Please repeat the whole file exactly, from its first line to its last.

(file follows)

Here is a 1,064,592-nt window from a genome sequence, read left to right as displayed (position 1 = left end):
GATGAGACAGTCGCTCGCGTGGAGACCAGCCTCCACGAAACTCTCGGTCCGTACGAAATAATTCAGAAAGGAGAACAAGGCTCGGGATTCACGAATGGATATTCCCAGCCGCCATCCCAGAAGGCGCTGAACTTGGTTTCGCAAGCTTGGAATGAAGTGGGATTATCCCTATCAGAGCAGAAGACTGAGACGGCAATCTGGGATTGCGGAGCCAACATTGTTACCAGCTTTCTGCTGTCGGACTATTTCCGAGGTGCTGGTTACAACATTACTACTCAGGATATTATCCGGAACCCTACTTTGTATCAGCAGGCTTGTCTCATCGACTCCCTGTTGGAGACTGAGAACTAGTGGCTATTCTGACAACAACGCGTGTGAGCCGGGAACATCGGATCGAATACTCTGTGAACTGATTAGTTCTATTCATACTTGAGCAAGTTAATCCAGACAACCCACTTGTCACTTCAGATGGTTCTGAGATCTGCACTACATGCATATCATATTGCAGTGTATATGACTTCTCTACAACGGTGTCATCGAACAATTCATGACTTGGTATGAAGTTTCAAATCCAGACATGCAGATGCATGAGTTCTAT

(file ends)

Here is a 1,064,592-nt window from a genome sequence, read left to right as displayed (position 1 = left end):
GATGAGACAGTCGCTCGCGTGGAGACCAGCCTCCACGAAACTCTCGGTCCGTACGAAATAATTCAGAAAGGAGAACAAGGCTCGGGATTCACGAATGGATATTCCCAGCCGCCATCCCAGAAGGCGCTGAACTTGGTTTCGCAAGCTTGGAATGAAGTGGGATTATCCCTATCAGAGCAGAAGACTGAGACGGCAATCTGGGATTGCGGAGCCAACATTGTTACCAGCTTTCTGCTGTCGGACTATTTCCGAGGTGCTGGTTACAACATTACTACTCAGGATATTATCCGGAACCCTACTTTGTATCAGCAGGCTTGTCTCATCGACTCCCTGTTGGAGACTGAGAACTAGTGGCTATTCTGACAACAACGCGTGTGAGCCGGGAACATCGGATCGAATACTCTGTGAACTGATTAGTTCTATTCATACTTGAGCAAGTTAATCCAGACAACCCACTTGTCACTTCAGATGGTTCTGAGATCTGCACTACATGCATATCATATTGCAGTGTATATGACTTCTCTACAACGGTGTCATCGAACAATTCATGACTTGGTATGAAGTTTCAAATCCAGACATGCAGATGCATGAGTTCTAT